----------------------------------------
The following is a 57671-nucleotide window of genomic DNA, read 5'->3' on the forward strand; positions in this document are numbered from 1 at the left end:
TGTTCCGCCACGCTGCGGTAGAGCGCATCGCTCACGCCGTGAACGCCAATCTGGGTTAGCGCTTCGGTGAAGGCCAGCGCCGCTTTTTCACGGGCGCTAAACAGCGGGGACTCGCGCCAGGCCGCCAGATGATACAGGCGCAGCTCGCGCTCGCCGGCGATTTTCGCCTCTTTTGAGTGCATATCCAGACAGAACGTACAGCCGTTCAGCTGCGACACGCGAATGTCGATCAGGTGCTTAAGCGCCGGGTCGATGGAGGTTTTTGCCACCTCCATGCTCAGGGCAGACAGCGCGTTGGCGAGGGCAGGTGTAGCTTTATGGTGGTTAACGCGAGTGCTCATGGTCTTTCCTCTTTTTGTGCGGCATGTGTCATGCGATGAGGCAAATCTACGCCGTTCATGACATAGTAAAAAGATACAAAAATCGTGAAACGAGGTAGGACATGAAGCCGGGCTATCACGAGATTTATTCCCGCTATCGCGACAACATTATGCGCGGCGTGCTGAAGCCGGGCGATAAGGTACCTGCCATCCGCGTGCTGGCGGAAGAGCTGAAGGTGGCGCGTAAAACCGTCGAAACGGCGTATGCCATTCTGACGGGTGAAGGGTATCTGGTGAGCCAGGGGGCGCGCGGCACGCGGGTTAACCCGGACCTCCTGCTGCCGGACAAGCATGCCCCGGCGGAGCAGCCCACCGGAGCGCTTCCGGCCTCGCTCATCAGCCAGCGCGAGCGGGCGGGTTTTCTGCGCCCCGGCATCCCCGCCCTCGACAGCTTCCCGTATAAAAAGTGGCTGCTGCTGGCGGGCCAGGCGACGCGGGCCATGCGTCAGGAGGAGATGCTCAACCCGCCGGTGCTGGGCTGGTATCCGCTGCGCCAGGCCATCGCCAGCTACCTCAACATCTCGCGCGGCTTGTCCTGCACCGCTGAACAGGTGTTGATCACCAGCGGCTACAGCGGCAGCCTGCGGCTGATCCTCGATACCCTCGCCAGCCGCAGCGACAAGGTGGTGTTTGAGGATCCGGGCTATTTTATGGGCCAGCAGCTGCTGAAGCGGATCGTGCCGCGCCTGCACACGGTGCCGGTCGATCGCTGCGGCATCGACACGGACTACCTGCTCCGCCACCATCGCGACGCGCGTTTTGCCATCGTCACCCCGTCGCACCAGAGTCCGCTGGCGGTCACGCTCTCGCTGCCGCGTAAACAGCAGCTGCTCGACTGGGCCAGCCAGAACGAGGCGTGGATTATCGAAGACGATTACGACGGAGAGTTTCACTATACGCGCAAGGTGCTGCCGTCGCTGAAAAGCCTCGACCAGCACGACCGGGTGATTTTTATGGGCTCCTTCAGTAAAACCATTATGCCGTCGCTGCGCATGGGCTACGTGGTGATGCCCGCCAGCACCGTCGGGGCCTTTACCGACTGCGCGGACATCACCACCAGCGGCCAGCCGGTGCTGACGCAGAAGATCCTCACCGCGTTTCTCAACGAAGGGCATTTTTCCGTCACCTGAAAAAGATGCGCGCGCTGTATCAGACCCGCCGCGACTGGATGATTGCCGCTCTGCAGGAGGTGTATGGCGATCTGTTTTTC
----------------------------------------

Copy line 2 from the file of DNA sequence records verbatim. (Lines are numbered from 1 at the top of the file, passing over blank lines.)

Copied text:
TGTTCCGCCACGCTGCGGTAGAGCGCATCGCTCACGCCGTGAACGCCAATCTGGGTTAGCGCTTCGGTGAAGGCCAGCGCCGCTTTTTCACGGGCGCTAAACAGCGGGGACTCGCGCCAGGCCGCCAGATGATACAGGCGCAGCTCGCGCTCGCCGGCGATTTTCGCCTCTTTTGAGTGCATATCCAGACAGAACGTACAGCCGTTCAGCTGCGACACGCGAATGTCGATCAGGTGCTTAAGCGCCGGGTCGATGGAGGTTTTTGCCACCTCCATGCTCAGGGCAGACAGCGCGTTGGCGAGGGCAGGTGTAGCTTTATGGTGGTTAACGCGAGTGCTCATGGTCTTTCCTCTTTTTGTGCGGCATGTGTCATGCGATGAGGCAAATCTACGCCGTTCATGACATAGTAAAAAGATACAAAAATCGTGAAACGAGGTAGGACATGAAGCCGGGCTATCACGAGATTTATTCCCGCTATCGCGACAACATTATGCGCGGCGTGCTGAAGCCGGGCGATAAGGTACCTGCCATCCGCGTGCTGGCGGAAGAGCTGAAGGTGGCGCGTAAAACCGTCGAAACGGCGTATGCCATTCTGACGGGTGAAGGGTATCTGGTGAGCCAGGGGGCGCGCGGCACGCGGGTTAACCCGGACCTCCTGCTGCCGGACAAGCATGCCCCGGCGGAGCAGCCCACCGGAGCGCTTCCGGCCTCGCTCATCAGCCAGCGCGAGCGGGCGGGTTTTCTGCGCCCCGGCATCCCCGCCCTCGACAGCTTCCCGTATAAAAAGTGGCTGCTGCTGGCGGGCCAGGCGACGCGGGCCATGCGTCAGGAGGAGATGCTCAACCCGCCGGTGCTGGGCTGGTATCCGCTGCGCCAGGCCATCGCCAGCTACCTCAACATCTCGCGCGGCTTGTCCTGCACCGCTGAACAGGTGTTGATCACCAGCGGCTACAGCGGCAGCCTGCGGCTGATCCTCGATACCCTCGCCAGCCGCAGCGACAAGGTGGTGTTTGAGGATCCGGGCTATTTTATGGGCCAGCAGCTGCTGAAGCGGATCGTGCCGCGCCTGCACACGGTGCCGGTCGATCGCTGCGGCATCGACACGGACTACCTGCTCCGCCACCATCGCGACGCGCGTTTTGCCATCGTCACCCCGTCGCACCAGAGTCCGCTGGCGGTCACGCTCTCGCTGCCGCGTAAACAGCAGCTGCTCGACTGGGCCAGCCAGAACGAGGCGTGGATTATCGAAGACGATTACGACGGAGAGTTTCACTATACGCGCAAGGTGCTGCCGTCGCTGAAAAGCCTCGACCAGCACGACCGGGTGATTTTTATGGGCTCCTTCAGTAAAACCATTATGCCGTCGCTGCGCATGGGCTACGTGGTGATGCCCGCCAGCACCGTCGGGGCCTTTACCGACTGCGCGGACATCACCACCAGCGGCCAGCCGGTGCTGACGCAGAAGATCCTCACCGCGTTTCTCAACGAAGGGCATTTTTCCGTCACCTGAAAAAGATGCGCGCGCTGTATCAGACCCGCCGCGACTGGATGATTGCCGCTCTGCAGGAGGTGTATGGCGATCTGTTTTTC